# Overview

distrr provides some tools to estimate and manage empirical distributions. In particular, one of the main features of distrr is the creation of data cubes of estimated statistics, that include all the combinations of the variables of interest. The package makes strong usage of the tools provided by dplyr, which is a grammar of data manipulation.

The main functions to create a data cube are `dcc5()` and `dcc6()` (`dcc` stands for data cube creation).

The data cube creation is like:

``````data %>%
group_by(some variables) %>%
summarise(one or more estimated statistic)``````

in dplyr terms, but the operation is done for each possible combination of the variables used for grouping. The result will be a data frame in “tidy form”. See some examples in the Usage section below.

# Installation

``````# From CRAN
install.packages("distrr")

# Or the development version from GitHub:
# install.packages("devtools")
devtools::install_github("gibonet/distrr")``````

# Usage

Consider the `invented_wages` dataset:

``````library(distrr)
str(invented_wages)
#> Classes 'tbl_df' and 'data.frame':   1000 obs. of  5 variables:
#>  \$ gender        : Factor w/ 2 levels "men","women": 1 2 1 2 1 1 1 2 2 2 ...
#>  \$ sector        : Factor w/ 2 levels "secondary","tertiary": 2 1 2 2 1 1 2 1 2 1 ...
#>  \$ education     : Factor w/ 3 levels "I","II","III": 3 2 2 2 2 1 3 1 2 2 ...
#>  \$ wage          : num  8400 4200 5100 7400 4300 4900 5400 2900 4500 3000 ...
#>  \$ sample_weights: num  105 32 36 12 21 46 79 113 34 32 ...``````

If we want to count the number of observations and estimate the average wage by gender, with dplyr we can do:

``````library(dplyr)
invented_wages %>%
group_by(gender) %>%
summarise(n = n(), av_wage = mean(wage))
#> # A tibble: 2 x 3
#>   gender     n av_wage
#>   <fct>  <int>   <dbl>
#> 1 men      547   5435.
#> 2 women    453   4441.``````

We can estimate the same statistics but grouped by education by changing the argument inside `group_by`:

``````invented_wages %>%
group_by(education) %>%
summarise(n = n(), av_wage = mean(wage))
#> # A tibble: 3 x 3
#>   education     n av_wage
#>   <fct>     <int>   <dbl>
#> 1 I           172   3774.
#> 2 II          719   5099.
#> 3 III         109   6139.``````

and estimate the statistics by gender and education including both variables in `group_by`:

``````invented_wages %>%
group_by(gender, education) %>%
summarise(n = n(), av_wage = mean(wage))
#> # A tibble: 6 x 4
#> # Groups:   gender 
#>   gender education     n av_wage
#>   <fct>  <fct>     <int>   <dbl>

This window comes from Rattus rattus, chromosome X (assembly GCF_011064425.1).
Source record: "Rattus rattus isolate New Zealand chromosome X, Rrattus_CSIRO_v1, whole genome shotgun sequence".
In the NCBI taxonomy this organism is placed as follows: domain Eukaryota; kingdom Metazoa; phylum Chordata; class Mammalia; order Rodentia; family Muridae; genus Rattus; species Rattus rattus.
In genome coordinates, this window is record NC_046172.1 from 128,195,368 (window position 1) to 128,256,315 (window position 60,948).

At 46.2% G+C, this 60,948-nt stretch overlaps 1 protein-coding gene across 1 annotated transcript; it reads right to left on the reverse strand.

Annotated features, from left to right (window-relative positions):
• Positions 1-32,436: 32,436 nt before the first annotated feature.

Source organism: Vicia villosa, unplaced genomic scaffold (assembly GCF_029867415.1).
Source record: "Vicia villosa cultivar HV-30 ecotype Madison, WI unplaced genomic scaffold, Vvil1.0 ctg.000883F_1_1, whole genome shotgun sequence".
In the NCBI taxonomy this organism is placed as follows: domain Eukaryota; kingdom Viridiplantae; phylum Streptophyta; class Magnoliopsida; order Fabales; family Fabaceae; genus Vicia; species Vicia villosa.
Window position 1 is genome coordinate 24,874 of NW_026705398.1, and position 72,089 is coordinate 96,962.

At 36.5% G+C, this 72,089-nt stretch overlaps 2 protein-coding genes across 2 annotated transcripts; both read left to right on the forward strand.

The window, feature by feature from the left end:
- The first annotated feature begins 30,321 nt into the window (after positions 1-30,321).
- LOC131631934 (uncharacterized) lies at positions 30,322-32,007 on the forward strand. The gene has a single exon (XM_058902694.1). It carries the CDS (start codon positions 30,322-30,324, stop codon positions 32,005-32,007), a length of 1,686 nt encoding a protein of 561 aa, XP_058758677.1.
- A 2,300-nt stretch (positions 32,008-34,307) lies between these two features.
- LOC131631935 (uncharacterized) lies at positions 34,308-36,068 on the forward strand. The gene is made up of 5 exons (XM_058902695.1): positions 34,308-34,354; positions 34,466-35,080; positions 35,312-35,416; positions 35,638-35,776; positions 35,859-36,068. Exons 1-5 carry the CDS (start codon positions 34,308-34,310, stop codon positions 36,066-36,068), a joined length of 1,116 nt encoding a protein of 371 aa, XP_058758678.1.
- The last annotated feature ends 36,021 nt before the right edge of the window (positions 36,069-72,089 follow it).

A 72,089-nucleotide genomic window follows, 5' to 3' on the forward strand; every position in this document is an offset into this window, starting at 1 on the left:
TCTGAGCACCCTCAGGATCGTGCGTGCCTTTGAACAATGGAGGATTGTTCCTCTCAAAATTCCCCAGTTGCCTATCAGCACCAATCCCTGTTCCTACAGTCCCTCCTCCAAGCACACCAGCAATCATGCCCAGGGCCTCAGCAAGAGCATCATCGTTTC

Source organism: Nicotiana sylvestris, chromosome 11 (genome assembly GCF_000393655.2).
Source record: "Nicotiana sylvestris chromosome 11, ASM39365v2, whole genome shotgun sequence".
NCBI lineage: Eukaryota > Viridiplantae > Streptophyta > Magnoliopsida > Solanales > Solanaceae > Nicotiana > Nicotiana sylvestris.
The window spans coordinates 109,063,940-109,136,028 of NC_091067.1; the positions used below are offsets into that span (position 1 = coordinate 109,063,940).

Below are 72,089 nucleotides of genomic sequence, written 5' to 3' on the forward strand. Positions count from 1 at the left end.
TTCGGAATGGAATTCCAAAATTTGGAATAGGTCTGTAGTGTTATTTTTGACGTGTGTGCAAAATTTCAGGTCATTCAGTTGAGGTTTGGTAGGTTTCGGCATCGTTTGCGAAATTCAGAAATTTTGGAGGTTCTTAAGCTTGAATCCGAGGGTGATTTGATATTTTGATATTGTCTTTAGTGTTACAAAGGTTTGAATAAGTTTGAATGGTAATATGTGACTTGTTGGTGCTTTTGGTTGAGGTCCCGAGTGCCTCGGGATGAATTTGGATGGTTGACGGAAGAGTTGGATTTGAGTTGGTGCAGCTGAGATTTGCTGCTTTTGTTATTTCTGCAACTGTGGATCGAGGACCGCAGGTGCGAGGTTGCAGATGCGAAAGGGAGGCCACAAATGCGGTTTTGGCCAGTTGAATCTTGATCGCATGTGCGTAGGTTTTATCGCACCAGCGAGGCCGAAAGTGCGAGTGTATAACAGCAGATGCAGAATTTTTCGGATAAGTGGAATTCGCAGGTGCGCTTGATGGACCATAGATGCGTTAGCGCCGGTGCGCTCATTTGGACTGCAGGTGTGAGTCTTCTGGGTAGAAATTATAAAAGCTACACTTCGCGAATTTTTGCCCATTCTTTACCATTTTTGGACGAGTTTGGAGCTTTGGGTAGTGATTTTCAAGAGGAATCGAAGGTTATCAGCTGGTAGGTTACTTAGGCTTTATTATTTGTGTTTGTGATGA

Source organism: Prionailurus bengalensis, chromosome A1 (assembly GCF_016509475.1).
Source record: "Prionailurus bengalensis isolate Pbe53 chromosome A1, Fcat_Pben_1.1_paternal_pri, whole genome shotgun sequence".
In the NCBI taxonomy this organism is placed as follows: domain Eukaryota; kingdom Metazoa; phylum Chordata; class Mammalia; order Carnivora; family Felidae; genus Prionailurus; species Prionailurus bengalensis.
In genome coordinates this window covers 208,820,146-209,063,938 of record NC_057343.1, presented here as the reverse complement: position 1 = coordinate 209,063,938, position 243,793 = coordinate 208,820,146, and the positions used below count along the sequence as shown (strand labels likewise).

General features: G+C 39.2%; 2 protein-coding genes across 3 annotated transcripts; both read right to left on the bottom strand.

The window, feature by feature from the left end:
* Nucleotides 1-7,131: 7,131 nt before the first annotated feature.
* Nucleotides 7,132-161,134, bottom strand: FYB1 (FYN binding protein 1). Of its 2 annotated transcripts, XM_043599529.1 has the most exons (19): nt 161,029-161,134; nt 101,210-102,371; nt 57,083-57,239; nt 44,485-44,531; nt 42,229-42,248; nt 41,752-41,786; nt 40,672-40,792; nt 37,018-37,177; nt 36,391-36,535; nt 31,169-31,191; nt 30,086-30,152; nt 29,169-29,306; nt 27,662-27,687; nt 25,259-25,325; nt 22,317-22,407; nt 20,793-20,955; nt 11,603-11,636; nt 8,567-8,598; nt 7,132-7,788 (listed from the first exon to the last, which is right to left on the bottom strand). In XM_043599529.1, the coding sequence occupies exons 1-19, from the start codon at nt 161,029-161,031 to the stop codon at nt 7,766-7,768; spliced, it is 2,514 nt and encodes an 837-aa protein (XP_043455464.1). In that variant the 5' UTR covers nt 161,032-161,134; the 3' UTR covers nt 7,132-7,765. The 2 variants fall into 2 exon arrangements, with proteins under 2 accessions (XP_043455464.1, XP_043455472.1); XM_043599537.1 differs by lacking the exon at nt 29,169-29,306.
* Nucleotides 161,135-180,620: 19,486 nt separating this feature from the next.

#> 1 men    I            60   4627.
#> 2 men    II          409   5278.
#> 3 men    III          78   6886.
#> 4 women  I           112   3317.
#> 5 women  II          310   4865.
#> 6 women  III          31   4261.``````

With `dcc5` we can perform all the steps above with one call:

``````invented_wages %>%
dcc5(.variables = c("gender", "education"), av_wage = ~mean(wage))
#> # A tibble: 12 x 4
#>    gender education     n av_wage
#>  * <fct>  <fct>     <int>   <dbl>
#>  1 Totale Totale     1000   4985.
#>  2 Totale I           172   3774.
#>  3 Totale II          719   5099.
#>  4 Totale III         109   6139.
#>  5 men    Totale      547   5435.
#>  6 men    I            60   4627.
#>  7 men    II          409   5278.
#>  8 men    III          78   6886.
#>  9 women  Totale      453   4441.
#> 10 women  I           112   3317.
#> 11 women  II          310   4865.
#> 12 women  III          31   4261.``````

The resulting data frame contains a column for each grouping variable, and the estimations of all the combinations of the variables:

• by gender
• by education
• by gender and education
• plus the same statistics for all the dataset, without any grouping (this can be set with the argument `.all`, which by default is `TRUE`).

Note that in the result there are some rows where the variables take the value `"Totale"`. When a variable has this value, it means that the subset of the data considered in that row contains all the values of the variable. For example, the first row of the result of `dcc5` contains the estimations for all the dataset. The value `"Totale"` can be changed with the argument `.total`.

The same result of `dcc5` can be produced by `dcc6`, with a slightly different approach.

``````# Set a list of function calls
list_of_funs <- list(
n = ~n(),
av_wage = ~mean(wage),
weighted_av_wage = ~weighted.mean(wage, sample_weights)
)

# Set the grouping variables
vars <- c("gender", "education")

# And create the data cube with dcc6
invented_wages %>%
dcc6(.variables = vars, .funs_list = list_of_funs, .total = "TOTAL")
#> # A tibble: 12 x 5
#>    gender education     n av_wage weighted_av_wage
#>  * <fct>  <fct>     <int>   <dbl>            <dbl>
#>  1 TOTAL  TOTAL      1000   4985.            4645.
#>  2 TOTAL  I           172   3774.            3527.
#>  3 TOTAL  II          719   5099.            4917.
#>  4 TOTAL  III         109   6139.            5885.
#>  5 men    TOTAL       547   5435.            5323.
#>  6 men    I            60   4627.            4681.
#>  7 men    II          409   5278.            5129.
#>  8 men    III          78   6886.            6173.
#>  9 women  TOTAL       453   4441.            3614.
#> 10 women  I           112   3317.            3227.
#> 11 women  II          310   4865.            4225.
#> 12 women  III          31   4261.            4388.``````

Compared to the results obtained with `dcc5`, we added the weighted average of wages and changed the `"Totale"` value to `"TOTAL"`.